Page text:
An Environmental History of Northeast FloridaeBook - 1998
"Without a doubt a significant contribution to an overall understanding of northeast Florida. . . . Reveals much about land use in the state of Florida and the larger southeast U.S. . . . Frees the reader to consider the human impact [in environmental history] and our relationship to the land. This book makes you think."--Robert L. Thunen, University of North Florida
Early European descriptions of North America tell about a landscape and a variety of cultures in northeast Florida--a region that had been occupied by native people for more than 10,000 years--that were unlike anything the explorers and settlers had ever encountered. This story of the land and people in that region of the St. Johns River and the Atlantic coast covers 18,000 years--from the Ice Age to the first half of the 20th century.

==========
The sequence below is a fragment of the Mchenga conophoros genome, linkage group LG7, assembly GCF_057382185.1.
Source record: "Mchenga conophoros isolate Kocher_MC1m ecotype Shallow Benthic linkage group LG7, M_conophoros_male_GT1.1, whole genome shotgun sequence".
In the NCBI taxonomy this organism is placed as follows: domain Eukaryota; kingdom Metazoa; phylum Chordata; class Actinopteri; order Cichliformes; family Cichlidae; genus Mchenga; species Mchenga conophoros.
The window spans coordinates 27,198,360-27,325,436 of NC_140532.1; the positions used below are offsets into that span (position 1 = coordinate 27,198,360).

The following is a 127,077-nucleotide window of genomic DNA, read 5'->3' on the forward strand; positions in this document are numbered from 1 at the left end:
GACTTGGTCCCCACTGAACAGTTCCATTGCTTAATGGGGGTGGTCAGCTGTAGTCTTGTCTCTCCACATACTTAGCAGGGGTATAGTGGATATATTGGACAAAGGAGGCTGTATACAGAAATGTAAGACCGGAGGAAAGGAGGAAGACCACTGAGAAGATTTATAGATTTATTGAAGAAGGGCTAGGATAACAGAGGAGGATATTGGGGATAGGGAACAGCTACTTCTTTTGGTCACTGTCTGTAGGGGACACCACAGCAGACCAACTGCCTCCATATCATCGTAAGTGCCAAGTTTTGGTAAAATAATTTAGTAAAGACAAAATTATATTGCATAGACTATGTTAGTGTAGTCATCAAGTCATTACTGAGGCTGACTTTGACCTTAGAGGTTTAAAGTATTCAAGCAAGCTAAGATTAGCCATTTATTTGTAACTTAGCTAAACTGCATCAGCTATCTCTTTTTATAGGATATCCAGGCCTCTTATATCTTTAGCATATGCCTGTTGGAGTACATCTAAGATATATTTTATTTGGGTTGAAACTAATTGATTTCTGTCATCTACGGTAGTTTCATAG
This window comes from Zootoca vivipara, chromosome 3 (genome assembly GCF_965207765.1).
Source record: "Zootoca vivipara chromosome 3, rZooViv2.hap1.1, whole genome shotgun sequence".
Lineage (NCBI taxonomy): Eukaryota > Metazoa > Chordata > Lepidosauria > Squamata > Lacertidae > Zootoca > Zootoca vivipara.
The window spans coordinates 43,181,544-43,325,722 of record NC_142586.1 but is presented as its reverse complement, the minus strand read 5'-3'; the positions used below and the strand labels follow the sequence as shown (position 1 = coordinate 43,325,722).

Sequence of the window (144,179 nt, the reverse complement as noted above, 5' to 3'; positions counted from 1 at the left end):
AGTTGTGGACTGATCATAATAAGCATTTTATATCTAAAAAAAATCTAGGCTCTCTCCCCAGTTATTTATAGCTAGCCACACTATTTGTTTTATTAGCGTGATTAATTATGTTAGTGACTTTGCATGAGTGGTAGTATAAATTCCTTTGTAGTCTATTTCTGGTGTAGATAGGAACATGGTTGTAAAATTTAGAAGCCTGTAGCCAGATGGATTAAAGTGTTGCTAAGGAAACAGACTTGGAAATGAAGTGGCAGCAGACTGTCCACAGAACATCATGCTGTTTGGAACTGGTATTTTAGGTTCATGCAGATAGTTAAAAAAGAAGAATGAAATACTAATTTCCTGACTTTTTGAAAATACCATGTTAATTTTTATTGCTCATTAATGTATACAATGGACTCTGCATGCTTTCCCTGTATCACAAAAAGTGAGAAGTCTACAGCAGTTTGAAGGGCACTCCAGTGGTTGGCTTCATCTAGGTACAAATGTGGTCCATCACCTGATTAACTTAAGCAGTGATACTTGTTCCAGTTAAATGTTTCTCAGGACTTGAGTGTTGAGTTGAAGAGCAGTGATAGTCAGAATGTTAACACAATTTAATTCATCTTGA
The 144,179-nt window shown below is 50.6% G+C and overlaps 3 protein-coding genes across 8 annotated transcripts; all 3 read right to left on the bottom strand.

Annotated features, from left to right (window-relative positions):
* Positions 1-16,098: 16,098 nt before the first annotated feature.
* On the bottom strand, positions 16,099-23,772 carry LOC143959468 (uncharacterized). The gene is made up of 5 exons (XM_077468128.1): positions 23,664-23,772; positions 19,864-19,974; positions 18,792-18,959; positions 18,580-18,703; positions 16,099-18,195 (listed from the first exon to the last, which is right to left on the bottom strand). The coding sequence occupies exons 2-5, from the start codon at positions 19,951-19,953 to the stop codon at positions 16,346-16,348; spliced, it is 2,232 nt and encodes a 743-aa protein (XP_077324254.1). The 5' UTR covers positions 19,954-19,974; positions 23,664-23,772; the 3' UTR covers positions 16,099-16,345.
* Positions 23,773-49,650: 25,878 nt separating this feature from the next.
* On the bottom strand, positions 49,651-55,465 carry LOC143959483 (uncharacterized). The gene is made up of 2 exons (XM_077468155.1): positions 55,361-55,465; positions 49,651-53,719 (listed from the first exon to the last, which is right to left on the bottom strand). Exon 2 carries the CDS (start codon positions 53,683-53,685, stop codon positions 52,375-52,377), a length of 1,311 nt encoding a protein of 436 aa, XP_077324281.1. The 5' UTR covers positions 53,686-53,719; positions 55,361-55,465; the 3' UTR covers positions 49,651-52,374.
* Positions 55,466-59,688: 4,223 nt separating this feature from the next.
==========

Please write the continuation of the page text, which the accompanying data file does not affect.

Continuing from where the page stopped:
James Miller describes how natural features transformed and how cultural traditions of native people, as well as Spanish, English, and American colonists, developed in response to opportunities and constraints of the environment. With an unusually broad scope in time, space, and subject matter, he uses the example of northeast Florida to explore the notion of environmental equilibrium, to illustrate the fallacy of a pristine environment, and to show how essential environmental history is to modern ecological planning.
Fully illustrated with 25 photographs and 40 maps and written in an accessible style that synthesizes material usually accessible only to specialists, the book will appeal to general readers and policy planners as well as experts. No comparable environmental history of any Florida region exists.
James J. Miller, state archaeologist of Florida and chief of the Bureau of Archaeological Research, is the coauthor of An Atlas of Maritime Florida and has published widely in the fields of cultural resource management and Florida archaeology.